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      Deficiency of Urokinase Plasminogen Activator May Impair β Cells Regeneration and Insulin Secretion in Type 2 Diabetes Mellitus

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          Abstract

          Background: The relationship between urokinase-type plasminogen activator (uPA) and the development of type 2 diabetes mellitus (T2DM) was investigated in the study by using mice and cell models, as well as patients with T2DM. Methods: In mice models, wild-type and uPA knockout (uPA-/-) BALB/c mice were used for induction of T2DM. In cell models, insulin secretion rate and β cell proliferation were assessed in normal and high glucose after treating uPA siRNA, uPA, or anti-uPA antibody. In our clinical study, patients with T2DM received an oral glucose-tolerance test, and the relationship between uPA and insulin secretion was assessed. Results: Insulin particles and insulin secretion were mildly restored one month after induction in wild-type mice, but not in uPA-/- mice. In cell models, insulin secretion rate and cell proliferation declined in high glucose after uPA silencing either by siRNA or by anti-uPA antibody. After treatment with uPA, β cell proliferation increased in normal glucose. In clinical study, patients with T2DM and higher uPA levels had better ability of insulin secretion than those with lower uPA levels. Conclusion: uPA may play a substantial role in insulin secretion, β cell regeneration, and progressive development of T2DM. Supplementation of uPA might be a novel approach for prevention and treatment of T2DM in the future.

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          Most cited references31

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          U.K. prospective diabetes study 16. Overview of 6 years' therapy of type II diabetes: a progressive disease. U.K. Prospective Diabetes Study Group.

          The objective of the U.K. Prospective Diabetes Study is to determine whether improved blood glucose control in type II diabetes will prevent the complications of diabetes and whether any specific therapy is advantageous or disadvantageous. The study will report in 1998, when the median duration from randomization will be 11 years. This report is on the efficacy of therapy over 6 years of follow-up and the overall incidence of diabetic complications. Subjects comprised 4,209 newly diagnosed type II diabetic patients who after 3 months' diet were asymptomatic and had fasting plasma glucose (FPG) 6.0-15.0 mmol/l. The study consists of a randomized controlled trial with two main comparisons: 1) 3,867 patients with 1,138 allocated to conventional therapy, primarily with diet, and 2,729 allocated to intensive therapy with additional sulfonylurea or insulin, which increase insulin supply, aiming for FPG < 6 mmol/l; and 2) 753 obese patients with 411 allocated to conventional therapy and 342 allocated to intensive therapy with metformin, which enhances insulin sensitivity. In the first comparison, in 2,287 subjects studied for 6 years, intensive therapy with sulfonylurea and insulin similarly improved glucose control compared with conventional therapy, with median FPG at 1 year of 6.8 and 8.2 mmol/l, respectively (P < 0.0001). and median HbA1c of 6.1 and 6.8%, respectively (P < 0.0001). During the next 5 years, the FPG increased progressively on all therapies (P < 0.0001) with medians at 6 years in the conventional and intensive groups, FPG 9.5 and 7.8 mmol/l, and HbA1c 8.0 and 7.1%, respectively. The glycemic deterioration was associated with progressive loss of beta-cell function. In the second comparison, in 548 obese subjects studied for 6 years, metformin improved glucose control similarly to intensive therapy with sulfonylurea or insulin. Metformin did not increase body weight or increase the incidence of hypoglycemia to the same extent as therapy with sulfonylurea or insulin. A high incidence of clinical complications occurred by 6-year follow-up. Of all subjects, 18.0% had suffered one or more diabetes-related clinical endpoints, with 12.1% having a macrovascular and 5.7% a microvascular endpoint. Sulfonylurea, metformin, and insulin therapies were similarly effective in improving glucose control compared with a policy of diet therapy. The study is examining whether the continued improved glucose control, obtained by intensive therapy compared with conventional therapy (median over 6 years HbA1c 6.6% compared with 7.4%), will be clinically advantageous in maintaining health.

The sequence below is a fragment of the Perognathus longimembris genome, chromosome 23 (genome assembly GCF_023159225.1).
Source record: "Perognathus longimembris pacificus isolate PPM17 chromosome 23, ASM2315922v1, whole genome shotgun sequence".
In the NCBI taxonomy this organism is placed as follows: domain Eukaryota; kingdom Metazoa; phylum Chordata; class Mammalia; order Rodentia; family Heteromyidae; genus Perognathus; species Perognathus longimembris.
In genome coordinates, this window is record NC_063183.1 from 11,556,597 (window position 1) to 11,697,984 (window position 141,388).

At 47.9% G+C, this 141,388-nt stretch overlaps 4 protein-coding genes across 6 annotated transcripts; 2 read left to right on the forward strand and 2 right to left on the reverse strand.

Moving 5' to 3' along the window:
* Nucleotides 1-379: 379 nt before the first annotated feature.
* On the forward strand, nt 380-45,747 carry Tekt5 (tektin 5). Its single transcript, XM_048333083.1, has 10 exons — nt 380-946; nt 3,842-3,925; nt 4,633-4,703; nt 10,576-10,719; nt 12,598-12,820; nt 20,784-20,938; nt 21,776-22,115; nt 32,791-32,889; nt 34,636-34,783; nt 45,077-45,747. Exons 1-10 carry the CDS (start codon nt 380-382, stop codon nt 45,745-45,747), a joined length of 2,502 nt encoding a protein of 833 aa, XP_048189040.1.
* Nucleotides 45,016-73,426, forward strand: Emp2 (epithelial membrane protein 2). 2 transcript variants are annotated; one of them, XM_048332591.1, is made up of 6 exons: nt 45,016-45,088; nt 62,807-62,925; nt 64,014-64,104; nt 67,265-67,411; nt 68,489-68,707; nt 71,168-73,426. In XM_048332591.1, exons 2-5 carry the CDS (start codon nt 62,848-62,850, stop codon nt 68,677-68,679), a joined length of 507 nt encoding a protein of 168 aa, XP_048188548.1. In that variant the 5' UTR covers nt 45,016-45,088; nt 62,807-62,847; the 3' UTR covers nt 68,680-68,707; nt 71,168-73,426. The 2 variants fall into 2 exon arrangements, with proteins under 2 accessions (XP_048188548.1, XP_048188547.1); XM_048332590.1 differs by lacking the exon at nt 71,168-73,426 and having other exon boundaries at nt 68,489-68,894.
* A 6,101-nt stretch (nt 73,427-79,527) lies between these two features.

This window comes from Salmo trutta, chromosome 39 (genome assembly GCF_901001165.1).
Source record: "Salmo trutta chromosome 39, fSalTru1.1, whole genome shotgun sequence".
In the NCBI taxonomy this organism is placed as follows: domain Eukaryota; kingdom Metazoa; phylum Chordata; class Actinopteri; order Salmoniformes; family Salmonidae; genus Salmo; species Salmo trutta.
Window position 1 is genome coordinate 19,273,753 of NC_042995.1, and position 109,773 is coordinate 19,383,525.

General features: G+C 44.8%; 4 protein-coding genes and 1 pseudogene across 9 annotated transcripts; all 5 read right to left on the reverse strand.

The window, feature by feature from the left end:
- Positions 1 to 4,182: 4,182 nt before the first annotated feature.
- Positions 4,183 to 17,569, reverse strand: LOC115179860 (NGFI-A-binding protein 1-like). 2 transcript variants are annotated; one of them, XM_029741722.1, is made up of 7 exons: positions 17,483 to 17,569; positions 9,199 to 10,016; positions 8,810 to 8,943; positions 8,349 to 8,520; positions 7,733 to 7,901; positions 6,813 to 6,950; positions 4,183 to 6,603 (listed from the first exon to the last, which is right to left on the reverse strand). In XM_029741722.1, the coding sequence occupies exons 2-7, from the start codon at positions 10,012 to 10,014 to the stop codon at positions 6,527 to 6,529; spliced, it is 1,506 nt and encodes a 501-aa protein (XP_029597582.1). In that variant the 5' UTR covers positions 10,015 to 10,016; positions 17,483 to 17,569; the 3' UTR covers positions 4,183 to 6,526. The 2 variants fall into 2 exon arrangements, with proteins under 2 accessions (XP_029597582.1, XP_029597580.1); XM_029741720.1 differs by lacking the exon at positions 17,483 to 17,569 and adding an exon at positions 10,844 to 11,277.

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            Experimental NIDDM: development of a new model in adult rats administered streptozotocin and nicotinamide.

            We took advantage of the partial protection exerted by suitable dosages of nicotinamide against the beta-cytotoxic effect of streptozotocin (STZ) to create a new experimental diabetic syndrome in adult rats that appears closer to NIDDM than other available animal models with regard to insulin responsiveness to glucose and sulfonylureas. Among the various dosages of nicotinamide tested in 3-month-old Wistar rats (100-350 mg/kg body wt), the dosage of 230 mg/kg, given intraperitoneally 15 min before STZ administration (65 mg/kg i.v.) yielded a maximum of animals with moderate and stable nonfasting hyperglycemia (155 +/- 3 vs. 121 +/- 3 mg/dl in controls; P < 0.05) and 40% preservation of pancreatic insulin stores. We also evaluated beta-cell function both in vitro and in vivo 4-9 weeks after inducing diabetes. In the isolated perfused pancreas, insulin response to glucose elevation (5-11 mmol/l) was clearly present, although significantly reduced with respect to controls (P < 0.01). Moreover, the insulin response to tolbutamide (0.19 mmol/l) was similar to that observed in normal pancreases. Perfused pancreases from diabetic animals also exhibited a striking hypersensitivity to arginine infusion (7 mmol/l). In rats administered STZ plus nicotinamide, intravenous glucose tolerance tests revealed clear abnormalities in glucose tolerance and insulin responsiveness, which were interestingly reversed by tolbutamide administration (40 mg/kg i.v.). In conclusion, this novel NIDDM syndrome with reduced pancreatic insulin stores, which is similar to human NIDDM in that it has a significant response to glucose (although abnormal in kinetics) and preserved sensitivity to tolbutamide, may provide a particularly advantageous tool for pharmacological investigations of new insulinotropic agents.